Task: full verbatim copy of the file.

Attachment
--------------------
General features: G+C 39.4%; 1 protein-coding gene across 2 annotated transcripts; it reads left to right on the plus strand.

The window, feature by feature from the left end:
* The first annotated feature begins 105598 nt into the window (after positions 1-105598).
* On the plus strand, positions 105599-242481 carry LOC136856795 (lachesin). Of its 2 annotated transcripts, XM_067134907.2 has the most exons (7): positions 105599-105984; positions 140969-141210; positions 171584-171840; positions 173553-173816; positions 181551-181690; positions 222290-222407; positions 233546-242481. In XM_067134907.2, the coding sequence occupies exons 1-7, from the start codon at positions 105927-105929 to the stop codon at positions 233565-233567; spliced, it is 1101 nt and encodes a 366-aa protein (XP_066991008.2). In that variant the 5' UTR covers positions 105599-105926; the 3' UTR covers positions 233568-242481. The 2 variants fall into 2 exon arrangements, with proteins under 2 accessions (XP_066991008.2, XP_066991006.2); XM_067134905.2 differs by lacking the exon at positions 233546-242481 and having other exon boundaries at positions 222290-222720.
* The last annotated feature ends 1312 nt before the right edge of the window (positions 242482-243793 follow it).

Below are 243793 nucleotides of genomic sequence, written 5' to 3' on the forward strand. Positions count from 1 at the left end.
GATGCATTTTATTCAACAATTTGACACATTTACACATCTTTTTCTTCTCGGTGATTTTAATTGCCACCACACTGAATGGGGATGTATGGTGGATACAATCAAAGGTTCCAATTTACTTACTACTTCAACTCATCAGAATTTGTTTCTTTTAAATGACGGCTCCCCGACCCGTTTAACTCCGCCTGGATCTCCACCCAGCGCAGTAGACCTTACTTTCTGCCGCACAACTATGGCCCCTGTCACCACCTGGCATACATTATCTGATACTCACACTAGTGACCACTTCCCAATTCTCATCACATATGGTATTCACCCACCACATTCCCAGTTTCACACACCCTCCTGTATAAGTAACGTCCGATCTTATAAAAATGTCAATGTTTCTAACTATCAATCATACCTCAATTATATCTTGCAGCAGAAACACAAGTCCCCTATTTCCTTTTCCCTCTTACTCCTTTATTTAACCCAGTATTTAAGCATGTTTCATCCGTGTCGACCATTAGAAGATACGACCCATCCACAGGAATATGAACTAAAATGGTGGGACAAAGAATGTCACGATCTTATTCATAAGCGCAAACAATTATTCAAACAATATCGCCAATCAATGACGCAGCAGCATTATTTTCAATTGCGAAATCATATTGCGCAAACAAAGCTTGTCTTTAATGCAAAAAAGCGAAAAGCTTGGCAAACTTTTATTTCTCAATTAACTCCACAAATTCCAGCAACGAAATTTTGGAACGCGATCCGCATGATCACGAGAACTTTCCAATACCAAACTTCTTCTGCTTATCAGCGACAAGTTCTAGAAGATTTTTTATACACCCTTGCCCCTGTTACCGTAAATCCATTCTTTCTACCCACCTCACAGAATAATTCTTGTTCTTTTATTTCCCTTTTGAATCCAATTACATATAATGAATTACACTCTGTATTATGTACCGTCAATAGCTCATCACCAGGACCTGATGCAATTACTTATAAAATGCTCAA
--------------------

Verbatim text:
General features: G+C 39.4%; 1 protein-coding gene across 2 annotated transcripts; it reads left to right on the plus strand.

The window, feature by feature from the left end:
* The first annotated feature begins 105598 nt into the window (after positions 1-105598).
* On the plus strand, positions 105599-242481 carry LOC136856795 (lachesin). Of its 2 annotated transcripts, XM_067134907.2 has the most exons (7): positions 105599-105984; positions 140969-141210; positions 171584-171840; positions 173553-173816; positions 181551-181690; positions 222290-222407; positions 233546-242481. In XM_067134907.2, the coding sequence occupies exons 1-7, from the start codon at positions 105927-105929 to the stop codon at positions 233565-233567; spliced, it is 1101 nt and encodes a 366-aa protein (XP_066991008.2). In that variant the 5' UTR covers positions 105599-105926; the 3' UTR covers positions 233568-242481. The 2 variants fall into 2 exon arrangements, with proteins under 2 accessions (XP_066991008.2, XP_066991006.2); XM_067134905.2 differs by lacking the exon at positions 233546-242481 and having other exon boundaries at positions 222290-222720.
* The last annotated feature ends 1312 nt before the right edge of the window (positions 242482-243793 follow it).

Below are 243793 nucleotides of genomic sequence, written 5' to 3' on the forward strand. Positions count from 1 at the left end.
GATGCATTTTATTCAACAATTTGACACATTTACACATCTTTTTCTTCTCGGTGATTTTAATTGCCACCACACTGAATGGGGATGTATGGTGGATACAATCAAAGGTTCCAATTTACTTACTACTTCAACTCATCAGAATTTGTTTCTTTTAAATGACGGCTCCCCGACCCGTTTAACTCCGCCTGGATCTCCACCCAGCGCAGTAGACCTTACTTTCTGCCGCACAACTATGGCCCCTGTCACCACCTGGCATACATTATCTGATACTCACACTAGTGACCACTTCCCAATTCTCATCACATATGGTATTCACCCACCACATTCCCAGTTTCACACACCCTCCTGTATAAGTAACGTCCGATCTTATAAAAATGTCAATGTTTCTAACTATCAATCATACCTCAATTATATCTTGCAGCAGAAACACAAGTCCCCTATTTCCTTTTCCCTCTTACTCCTTTATTTAACCCAGTATTTAAGCATGTTTCATCCGTGTCGACCATTAGAAGATACGACCCATCCACAGGAATATGAACTAAAATGGTGGGACAAAGAATGTCACGATCTTATTCATAAGCGCAAACAATTATTCAAACAATATCGCCAATCAATGACGCAGCAGCATTATTTTCAATTGCGAAATCATATTGCGCAAACAAAGCTTGTCTTTAATGCAAAAAAGCGAAAAGCTTGGCAAACTTTTATTTCTCAATTAACTCCACAAATTCCAGCAACGAAATTTTGGAACGCGATCCGCATGATCACGAGAACTTTCCAATACCAAACTTCTTCTGCTTATCAGCGACAAGTTCTAGAAGATTTTTTATACACCCTTGCCCCTGTTACCGTAAATCCATTCTTTCTACCCACCTCACAGAATAATTCTTGTTCTTTTATTTCCCTTTTGAATCCAATTACATATAATGAATTACACTCTGTATTATGTACCGTCAATAGCTCATCACCAGGACCTGATGCAATTACTTATAAAATGCTCAA